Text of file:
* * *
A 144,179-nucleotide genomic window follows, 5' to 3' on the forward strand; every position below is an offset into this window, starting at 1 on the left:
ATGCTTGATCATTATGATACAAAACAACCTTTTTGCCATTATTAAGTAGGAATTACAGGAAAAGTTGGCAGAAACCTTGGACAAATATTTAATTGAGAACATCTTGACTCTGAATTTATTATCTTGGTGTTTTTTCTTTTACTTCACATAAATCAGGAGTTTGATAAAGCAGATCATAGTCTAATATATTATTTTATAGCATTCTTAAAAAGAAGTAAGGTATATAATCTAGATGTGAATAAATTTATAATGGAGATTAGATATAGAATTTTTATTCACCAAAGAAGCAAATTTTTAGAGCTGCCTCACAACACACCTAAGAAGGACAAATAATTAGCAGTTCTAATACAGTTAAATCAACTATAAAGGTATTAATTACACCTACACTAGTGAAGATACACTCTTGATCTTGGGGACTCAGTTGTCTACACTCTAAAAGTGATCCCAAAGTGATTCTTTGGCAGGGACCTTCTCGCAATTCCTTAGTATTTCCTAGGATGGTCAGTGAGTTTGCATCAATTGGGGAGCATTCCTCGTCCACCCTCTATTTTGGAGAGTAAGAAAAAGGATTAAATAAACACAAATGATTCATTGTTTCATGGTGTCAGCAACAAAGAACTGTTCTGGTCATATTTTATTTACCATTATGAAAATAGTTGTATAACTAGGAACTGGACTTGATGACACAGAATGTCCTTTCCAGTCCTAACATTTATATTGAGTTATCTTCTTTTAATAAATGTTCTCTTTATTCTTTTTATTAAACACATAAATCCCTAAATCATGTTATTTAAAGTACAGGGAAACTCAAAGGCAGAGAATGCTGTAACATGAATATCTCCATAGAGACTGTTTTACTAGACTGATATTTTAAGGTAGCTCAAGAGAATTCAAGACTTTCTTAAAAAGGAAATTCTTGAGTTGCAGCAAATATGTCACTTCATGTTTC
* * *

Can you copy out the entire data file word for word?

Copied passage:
A 144,179-nucleotide genomic window follows, 5' to 3' on the forward strand; every position below is an offset into this window, starting at 1 on the left:
ATGCTTGATCATTATGATACAAAACAACCTTTTTGCCATTATTAAGTAGGAATTACAGGAAAAGTTGGCAGAAACCTTGGACAAATATTTAATTGAGAACATCTTGACTCTGAATTTATTATCTTGGTGTTTTTTCTTTTACTTCACATAAATCAGGAGTTTGATAAAGCAGATCATAGTCTAATATATTATTTTATAGCATTCTTAAAAAGAAGTAAGGTATATAATCTAGATGTGAATAAATTTATAATGGAGATTAGATATAGAATTTTTATTCACCAAAGAAGCAAATTTTTAGAGCTGCCTCACAACACACCTAAGAAGGACAAATAATTAGCAGTTCTAATACAGTTAAATCAACTATAAAGGTATTAATTACACCTACACTAGTGAAGATACACTCTTGATCTTGGGGACTCAGTTGTCTACACTCTAAAAGTGATCCCAAAGTGATTCTTTGGCAGGGACCTTCTCGCAATTCCTTAGTATTTCCTAGGATGGTCAGTGAGTTTGCATCAATTGGGGAGCATTCCTCGTCCACCCTCTATTTTGGAGAGTAAGAAAAAGGATTAAATAAACACAAATGATTCATTGTTTCATGGTGTCAGCAACAAAGAACTGTTCTGGTCATATTTTATTTACCATTATGAAAATAGTTGTATAACTAGGAACTGGACTTGATGACACAGAATGTCCTTTCCAGTCCTAACATTTATATTGAGTTATCTTCTTTTAATAAATGTTCTCTTTATTCTTTTTATTAAACACATAAATCCCTAAATCATGTTATTTAAAGTACAGGGAAACTCAAAGGCAGAGAATGCTGTAACATGAATATCTCCATAGAGACTGTTTTACTAGACTGATATTTTAAGGTAGCTCAAGAGAATTCAAGACTTTCTTAAAAAGGAAATTCTTGAGTTGCAGCAAATATGTCACTTCATGTTTC